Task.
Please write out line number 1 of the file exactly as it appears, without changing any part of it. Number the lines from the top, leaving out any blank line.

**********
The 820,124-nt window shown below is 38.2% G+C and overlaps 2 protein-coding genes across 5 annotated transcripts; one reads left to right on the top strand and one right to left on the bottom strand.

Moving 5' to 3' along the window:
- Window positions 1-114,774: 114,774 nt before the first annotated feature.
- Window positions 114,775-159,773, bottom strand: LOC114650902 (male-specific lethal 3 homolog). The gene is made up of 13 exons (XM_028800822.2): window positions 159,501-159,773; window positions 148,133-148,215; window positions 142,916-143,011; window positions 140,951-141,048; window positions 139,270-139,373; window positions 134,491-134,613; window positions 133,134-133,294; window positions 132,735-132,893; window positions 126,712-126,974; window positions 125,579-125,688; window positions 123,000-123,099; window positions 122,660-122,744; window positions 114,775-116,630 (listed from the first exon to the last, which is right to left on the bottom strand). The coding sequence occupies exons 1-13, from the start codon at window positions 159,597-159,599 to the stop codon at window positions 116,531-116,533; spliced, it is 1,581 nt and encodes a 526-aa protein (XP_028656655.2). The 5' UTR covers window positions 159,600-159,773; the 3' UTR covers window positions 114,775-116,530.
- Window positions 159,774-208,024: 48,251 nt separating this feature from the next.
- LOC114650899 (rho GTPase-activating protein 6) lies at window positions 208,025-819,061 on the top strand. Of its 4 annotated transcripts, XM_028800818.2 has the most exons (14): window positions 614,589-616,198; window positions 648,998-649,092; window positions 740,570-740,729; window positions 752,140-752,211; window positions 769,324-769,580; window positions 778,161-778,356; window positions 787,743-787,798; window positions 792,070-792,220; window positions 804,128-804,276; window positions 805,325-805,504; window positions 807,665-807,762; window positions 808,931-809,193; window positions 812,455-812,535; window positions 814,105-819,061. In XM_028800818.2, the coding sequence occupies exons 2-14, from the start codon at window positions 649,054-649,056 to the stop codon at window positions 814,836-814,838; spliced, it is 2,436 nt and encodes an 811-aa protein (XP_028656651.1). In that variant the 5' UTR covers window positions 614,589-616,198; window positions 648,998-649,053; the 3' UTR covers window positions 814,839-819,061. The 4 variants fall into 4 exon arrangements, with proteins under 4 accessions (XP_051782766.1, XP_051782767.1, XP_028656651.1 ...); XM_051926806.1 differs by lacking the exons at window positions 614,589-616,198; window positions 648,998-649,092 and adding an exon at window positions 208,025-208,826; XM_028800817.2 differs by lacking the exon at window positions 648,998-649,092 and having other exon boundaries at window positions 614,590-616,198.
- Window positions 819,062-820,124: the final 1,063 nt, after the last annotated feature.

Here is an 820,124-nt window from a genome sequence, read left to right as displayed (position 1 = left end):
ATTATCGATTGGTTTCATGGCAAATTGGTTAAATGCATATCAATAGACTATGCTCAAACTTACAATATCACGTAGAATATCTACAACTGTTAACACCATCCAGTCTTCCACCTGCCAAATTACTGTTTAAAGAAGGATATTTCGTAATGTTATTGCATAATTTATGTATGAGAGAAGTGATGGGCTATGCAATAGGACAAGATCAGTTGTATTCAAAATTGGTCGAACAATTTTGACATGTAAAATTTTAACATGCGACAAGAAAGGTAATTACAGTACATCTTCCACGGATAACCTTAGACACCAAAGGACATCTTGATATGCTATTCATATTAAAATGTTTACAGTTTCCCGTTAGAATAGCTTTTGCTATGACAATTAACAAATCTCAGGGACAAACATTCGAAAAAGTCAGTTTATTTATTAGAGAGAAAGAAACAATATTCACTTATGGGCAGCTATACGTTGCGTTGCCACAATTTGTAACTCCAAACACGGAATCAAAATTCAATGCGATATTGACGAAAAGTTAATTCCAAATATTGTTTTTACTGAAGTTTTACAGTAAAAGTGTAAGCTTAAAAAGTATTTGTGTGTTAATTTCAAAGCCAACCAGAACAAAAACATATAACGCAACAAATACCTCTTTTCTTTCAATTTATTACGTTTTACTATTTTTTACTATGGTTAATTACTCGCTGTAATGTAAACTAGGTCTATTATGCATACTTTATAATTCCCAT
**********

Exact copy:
The 820,124-nt window shown below is 38.2% G+C and overlaps 2 protein-coding genes across 5 annotated transcripts; one reads left to right on the top strand and one right to left on the bottom strand.